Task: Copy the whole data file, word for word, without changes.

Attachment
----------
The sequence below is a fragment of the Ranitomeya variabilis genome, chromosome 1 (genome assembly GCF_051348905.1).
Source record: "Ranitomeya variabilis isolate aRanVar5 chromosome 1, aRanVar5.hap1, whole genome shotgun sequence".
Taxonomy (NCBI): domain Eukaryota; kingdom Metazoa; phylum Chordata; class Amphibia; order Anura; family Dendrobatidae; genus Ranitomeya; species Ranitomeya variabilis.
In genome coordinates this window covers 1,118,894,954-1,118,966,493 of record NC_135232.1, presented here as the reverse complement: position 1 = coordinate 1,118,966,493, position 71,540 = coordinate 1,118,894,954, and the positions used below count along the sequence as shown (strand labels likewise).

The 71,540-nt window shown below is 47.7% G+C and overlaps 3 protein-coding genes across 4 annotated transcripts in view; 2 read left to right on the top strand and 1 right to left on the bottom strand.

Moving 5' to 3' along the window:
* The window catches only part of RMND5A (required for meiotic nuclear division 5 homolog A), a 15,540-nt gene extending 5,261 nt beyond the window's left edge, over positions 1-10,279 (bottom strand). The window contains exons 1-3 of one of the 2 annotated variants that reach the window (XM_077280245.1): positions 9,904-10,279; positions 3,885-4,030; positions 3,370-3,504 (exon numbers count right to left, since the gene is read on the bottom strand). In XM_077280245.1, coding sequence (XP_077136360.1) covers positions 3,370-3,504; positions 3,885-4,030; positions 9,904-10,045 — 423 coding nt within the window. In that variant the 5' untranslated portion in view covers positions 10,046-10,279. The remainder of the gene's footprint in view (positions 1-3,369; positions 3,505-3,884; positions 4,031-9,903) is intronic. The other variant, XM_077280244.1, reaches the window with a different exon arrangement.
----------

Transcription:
The sequence below is a fragment of the Ranitomeya variabilis genome, chromosome 1 (genome assembly GCF_051348905.1).
Source record: "Ranitomeya variabilis isolate aRanVar5 chromosome 1, aRanVar5.hap1, whole genome shotgun sequence".
Taxonomy (NCBI): domain Eukaryota; kingdom Metazoa; phylum Chordata; class Amphibia; order Anura; family Dendrobatidae; genus Ranitomeya; species Ranitomeya variabilis.
In genome coordinates this window covers 1,118,894,954-1,118,966,493 of record NC_135232.1, presented here as the reverse complement: position 1 = coordinate 1,118,966,493, position 71,540 = coordinate 1,118,894,954, and the positions used below count along the sequence as shown (strand labels likewise).

The 71,540-nt window shown below is 47.7% G+C and overlaps 3 protein-coding genes across 4 annotated transcripts in view; 2 read left to right on the top strand and 1 right to left on the bottom strand.

Moving 5' to 3' along the window:
* The window catches only part of RMND5A (required for meiotic nuclear division 5 homolog A), a 15,540-nt gene extending 5,261 nt beyond the window's left edge, over positions 1-10,279 (bottom strand). The window contains exons 1-3 of one of the 2 annotated variants that reach the window (XM_077280245.1): positions 9,904-10,279; positions 3,885-4,030; positions 3,370-3,504 (exon numbers count right to left, since the gene is read on the bottom strand). In XM_077280245.1, coding sequence (XP_077136360.1) covers positions 3,370-3,504; positions 3,885-4,030; positions 9,904-10,045 — 423 coding nt within the window. In that variant the 5' untranslated portion in view covers positions 10,046-10,279. The remainder of the gene's footprint in view (positions 1-3,369; positions 3,505-3,884; positions 4,031-9,903) is intronic. The other variant, XM_077280244.1, reaches the window with a different exon arrangement.